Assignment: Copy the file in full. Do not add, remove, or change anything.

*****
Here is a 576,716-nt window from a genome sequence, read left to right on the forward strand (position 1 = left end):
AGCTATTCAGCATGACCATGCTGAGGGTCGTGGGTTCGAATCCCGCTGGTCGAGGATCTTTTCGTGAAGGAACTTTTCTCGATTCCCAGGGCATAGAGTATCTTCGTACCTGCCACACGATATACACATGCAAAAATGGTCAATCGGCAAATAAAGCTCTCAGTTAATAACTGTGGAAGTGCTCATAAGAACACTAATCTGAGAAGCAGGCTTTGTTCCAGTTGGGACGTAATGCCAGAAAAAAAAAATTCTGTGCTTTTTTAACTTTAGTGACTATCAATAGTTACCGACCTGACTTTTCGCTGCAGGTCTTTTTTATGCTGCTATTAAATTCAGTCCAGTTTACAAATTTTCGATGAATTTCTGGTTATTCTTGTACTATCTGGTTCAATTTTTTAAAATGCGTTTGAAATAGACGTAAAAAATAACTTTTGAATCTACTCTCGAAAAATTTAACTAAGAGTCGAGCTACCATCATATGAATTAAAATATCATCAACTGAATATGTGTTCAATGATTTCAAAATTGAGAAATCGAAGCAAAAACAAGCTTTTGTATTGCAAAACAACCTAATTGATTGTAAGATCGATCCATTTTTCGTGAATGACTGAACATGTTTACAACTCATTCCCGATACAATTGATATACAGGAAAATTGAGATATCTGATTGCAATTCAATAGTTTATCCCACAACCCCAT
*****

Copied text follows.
Here is a 576,716-nt window from a genome sequence, read left to right on the forward strand (position 1 = left end):
AGCTATTCAGCATGACCATGCTGAGGGTCGTGGGTTCGAATCCCGCTGGTCGAGGATCTTTTCGTGAAGGAACTTTTCTCGATTCCCAGGGCATAGAGTATCTTCGTACCTGCCACACGATATACACATGCAAAAATGGTCAATCGGCAAATAAAGCTCTCAGTTAATAACTGTGGAAGTGCTCATAAGAACACTAATCTGAGAAGCAGGCTTTGTTCCAGTTGGGACGTAATGCCAGAAAAAAAAAATTCTGTGCTTTTTTAACTTTAGTGACTATCAATAGTTACCGACCTGACTTTTCGCTGCAGGTCTTTTTTATGCTGCTATTAAATTCAGTCCAGTTTACAAATTTTCGATGAATTTCTGGTTATTCTTGTACTATCTGGTTCAATTTTTTAAAATGCGTTTGAAATAGACGTAAAAAATAACTTTTGAATCTACTCTCGAAAAATTTAACTAAGAGTCGAGCTACCATCATATGAATTAAAATATCATCAACTGAATATGTGTTCAATGATTTCAAAATTGAGAAATCGAAGCAAAAACAAGCTTTTGTATTGCAAAACAACCTAATTGATTGTAAGATCGATCCATTTTTCGTGAATGACTGAACATGTTTACAACTCATTCCCGATACAATTGATATACAGGAAAATTGAGATATCTGATTGCAATTCAATAGTTTATCCCACAACCCCAT